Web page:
I was born in nineteen forty four
When black and white films were the norm
And the black and white bloody world war
Was in the last bloody phase of its storm.
But what does a babe know of such things?
A mother's breast is all that it cares.
Her steady gaze to bask in,
Her voice to soothe its tears.
As child I saw the bomb torn sites,
War blight occupying city streets.
Their berubbled mess was the norm.
Already begreened, beflowered before my beginning.
My father had been killed, my mother said,
By a left over mine at sea.
I wondered, What was a father?
And whether we were having jam for tea.
Oh the battered, scattered continent
Painfully climbing out of its wreck.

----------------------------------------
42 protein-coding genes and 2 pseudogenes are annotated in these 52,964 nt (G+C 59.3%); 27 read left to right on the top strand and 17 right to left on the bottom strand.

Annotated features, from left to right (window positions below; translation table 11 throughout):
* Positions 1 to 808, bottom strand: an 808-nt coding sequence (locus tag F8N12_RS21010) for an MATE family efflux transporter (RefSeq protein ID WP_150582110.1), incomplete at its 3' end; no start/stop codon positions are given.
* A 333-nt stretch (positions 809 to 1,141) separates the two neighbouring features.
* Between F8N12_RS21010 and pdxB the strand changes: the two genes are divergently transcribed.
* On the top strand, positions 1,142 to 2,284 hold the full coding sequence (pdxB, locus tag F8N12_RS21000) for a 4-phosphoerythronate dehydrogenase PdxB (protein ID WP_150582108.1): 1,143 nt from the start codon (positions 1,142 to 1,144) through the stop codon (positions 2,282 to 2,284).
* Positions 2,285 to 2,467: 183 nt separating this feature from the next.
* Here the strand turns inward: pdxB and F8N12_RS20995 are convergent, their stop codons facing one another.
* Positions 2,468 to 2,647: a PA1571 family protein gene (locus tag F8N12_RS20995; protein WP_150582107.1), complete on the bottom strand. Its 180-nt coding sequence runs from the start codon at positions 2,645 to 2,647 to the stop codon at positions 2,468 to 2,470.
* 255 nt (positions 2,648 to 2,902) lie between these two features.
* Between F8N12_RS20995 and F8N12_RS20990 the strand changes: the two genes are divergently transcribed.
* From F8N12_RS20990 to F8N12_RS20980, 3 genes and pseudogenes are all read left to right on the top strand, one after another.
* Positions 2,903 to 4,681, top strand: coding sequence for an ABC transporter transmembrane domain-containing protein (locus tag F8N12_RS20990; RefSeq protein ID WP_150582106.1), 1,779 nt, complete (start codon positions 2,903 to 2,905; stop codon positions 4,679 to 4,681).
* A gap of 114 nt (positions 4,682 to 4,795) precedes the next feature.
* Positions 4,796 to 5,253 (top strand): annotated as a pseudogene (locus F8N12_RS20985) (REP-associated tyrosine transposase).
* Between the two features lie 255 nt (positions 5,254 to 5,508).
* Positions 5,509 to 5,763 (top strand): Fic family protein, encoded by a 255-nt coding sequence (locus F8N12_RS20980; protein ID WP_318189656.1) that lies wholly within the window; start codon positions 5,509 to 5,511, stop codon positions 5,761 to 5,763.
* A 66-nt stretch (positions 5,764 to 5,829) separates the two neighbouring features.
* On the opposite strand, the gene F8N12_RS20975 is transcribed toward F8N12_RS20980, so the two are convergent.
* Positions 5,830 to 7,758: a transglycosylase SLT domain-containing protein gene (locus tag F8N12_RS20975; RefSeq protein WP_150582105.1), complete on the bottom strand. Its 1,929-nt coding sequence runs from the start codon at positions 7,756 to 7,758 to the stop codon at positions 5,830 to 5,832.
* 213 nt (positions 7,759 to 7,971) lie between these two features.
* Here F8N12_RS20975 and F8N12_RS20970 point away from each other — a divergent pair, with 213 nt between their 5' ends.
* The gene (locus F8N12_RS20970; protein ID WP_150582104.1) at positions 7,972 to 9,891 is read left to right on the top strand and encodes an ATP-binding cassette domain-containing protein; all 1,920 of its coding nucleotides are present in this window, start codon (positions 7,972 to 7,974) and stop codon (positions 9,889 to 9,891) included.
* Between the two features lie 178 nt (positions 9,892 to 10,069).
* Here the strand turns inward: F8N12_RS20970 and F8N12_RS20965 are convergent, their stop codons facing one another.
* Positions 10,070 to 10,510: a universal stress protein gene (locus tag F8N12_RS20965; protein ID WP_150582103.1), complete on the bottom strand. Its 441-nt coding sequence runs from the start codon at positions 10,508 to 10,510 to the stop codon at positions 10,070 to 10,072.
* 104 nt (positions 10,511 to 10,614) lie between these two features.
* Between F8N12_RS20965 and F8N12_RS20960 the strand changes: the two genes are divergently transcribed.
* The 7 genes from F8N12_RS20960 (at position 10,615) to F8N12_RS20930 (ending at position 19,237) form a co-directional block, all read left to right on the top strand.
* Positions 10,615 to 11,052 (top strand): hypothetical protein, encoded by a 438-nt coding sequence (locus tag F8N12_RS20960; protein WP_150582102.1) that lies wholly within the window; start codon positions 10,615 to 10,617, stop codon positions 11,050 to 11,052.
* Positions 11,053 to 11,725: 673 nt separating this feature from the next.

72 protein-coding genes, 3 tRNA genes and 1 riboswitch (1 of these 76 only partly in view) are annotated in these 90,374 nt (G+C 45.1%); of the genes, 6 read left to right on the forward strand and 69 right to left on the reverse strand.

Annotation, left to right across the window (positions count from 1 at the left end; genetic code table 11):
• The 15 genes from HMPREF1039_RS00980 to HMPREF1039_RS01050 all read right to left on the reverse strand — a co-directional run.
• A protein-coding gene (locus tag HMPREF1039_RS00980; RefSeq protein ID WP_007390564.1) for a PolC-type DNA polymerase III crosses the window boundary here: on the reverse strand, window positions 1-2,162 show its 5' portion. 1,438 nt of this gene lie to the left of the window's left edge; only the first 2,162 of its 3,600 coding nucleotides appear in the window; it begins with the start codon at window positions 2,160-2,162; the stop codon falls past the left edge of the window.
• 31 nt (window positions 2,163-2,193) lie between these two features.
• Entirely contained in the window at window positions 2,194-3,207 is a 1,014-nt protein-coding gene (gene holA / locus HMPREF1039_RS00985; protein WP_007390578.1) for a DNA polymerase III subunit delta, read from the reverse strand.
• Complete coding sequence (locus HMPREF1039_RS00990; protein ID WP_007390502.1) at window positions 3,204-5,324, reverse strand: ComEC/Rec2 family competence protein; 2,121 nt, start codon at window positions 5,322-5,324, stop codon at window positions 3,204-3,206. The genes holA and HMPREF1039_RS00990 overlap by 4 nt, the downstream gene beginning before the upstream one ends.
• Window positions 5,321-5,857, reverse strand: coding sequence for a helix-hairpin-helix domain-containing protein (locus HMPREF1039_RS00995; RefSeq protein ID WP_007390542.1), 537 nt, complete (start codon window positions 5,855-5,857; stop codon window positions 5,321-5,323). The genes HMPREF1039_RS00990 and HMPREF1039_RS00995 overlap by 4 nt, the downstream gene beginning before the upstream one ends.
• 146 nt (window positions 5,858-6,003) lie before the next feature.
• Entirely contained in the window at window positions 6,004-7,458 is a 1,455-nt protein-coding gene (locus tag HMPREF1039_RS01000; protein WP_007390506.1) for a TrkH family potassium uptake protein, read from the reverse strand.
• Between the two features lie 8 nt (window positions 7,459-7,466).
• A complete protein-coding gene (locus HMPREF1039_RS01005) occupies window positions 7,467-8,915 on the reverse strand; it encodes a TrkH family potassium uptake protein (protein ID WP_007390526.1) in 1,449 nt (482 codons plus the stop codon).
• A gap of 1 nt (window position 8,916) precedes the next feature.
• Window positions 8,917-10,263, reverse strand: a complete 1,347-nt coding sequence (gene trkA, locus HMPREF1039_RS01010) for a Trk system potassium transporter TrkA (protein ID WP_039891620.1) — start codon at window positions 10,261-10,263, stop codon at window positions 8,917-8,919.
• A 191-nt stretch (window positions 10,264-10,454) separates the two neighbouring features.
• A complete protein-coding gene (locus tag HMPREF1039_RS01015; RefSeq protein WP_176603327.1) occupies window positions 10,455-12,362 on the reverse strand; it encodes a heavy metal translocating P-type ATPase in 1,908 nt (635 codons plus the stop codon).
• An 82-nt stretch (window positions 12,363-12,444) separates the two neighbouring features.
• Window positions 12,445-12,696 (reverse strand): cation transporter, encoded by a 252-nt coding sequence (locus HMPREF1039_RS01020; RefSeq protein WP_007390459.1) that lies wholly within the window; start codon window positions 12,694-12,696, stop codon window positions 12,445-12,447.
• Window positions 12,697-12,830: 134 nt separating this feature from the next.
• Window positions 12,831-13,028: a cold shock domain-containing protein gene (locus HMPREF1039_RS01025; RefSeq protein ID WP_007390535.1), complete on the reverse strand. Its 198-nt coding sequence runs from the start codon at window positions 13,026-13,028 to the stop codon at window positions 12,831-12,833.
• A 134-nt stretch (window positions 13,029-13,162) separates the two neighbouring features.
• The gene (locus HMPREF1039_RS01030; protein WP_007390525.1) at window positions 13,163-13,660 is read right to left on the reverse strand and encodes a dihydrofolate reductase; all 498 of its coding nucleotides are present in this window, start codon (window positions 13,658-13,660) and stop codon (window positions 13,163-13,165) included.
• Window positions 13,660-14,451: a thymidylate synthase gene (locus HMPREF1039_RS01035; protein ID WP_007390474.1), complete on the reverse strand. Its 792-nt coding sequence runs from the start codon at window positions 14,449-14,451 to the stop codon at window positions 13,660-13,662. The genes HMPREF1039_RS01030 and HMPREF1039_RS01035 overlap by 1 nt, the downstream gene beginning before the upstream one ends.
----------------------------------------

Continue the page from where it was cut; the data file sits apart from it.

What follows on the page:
Great Victoria's Empire spent and overspent
Plodded to its end but did not bow its neck.
But what would a boy know of it?
From the high trees his dominion below
So pleased him. Hedgerow and fields heaven's carpet
At night the bright starry sky heaven's show.
As a schoolboy I bent and picked potatoes
And learned what money was worth.
I marveled that in the earth food grows
And that all life and living gives birth.
From such beginnings comes all my seeing.
The starting blocks of this unfinished man.
I thank You Lord God for my being,
For all this life’s uncomfortable span.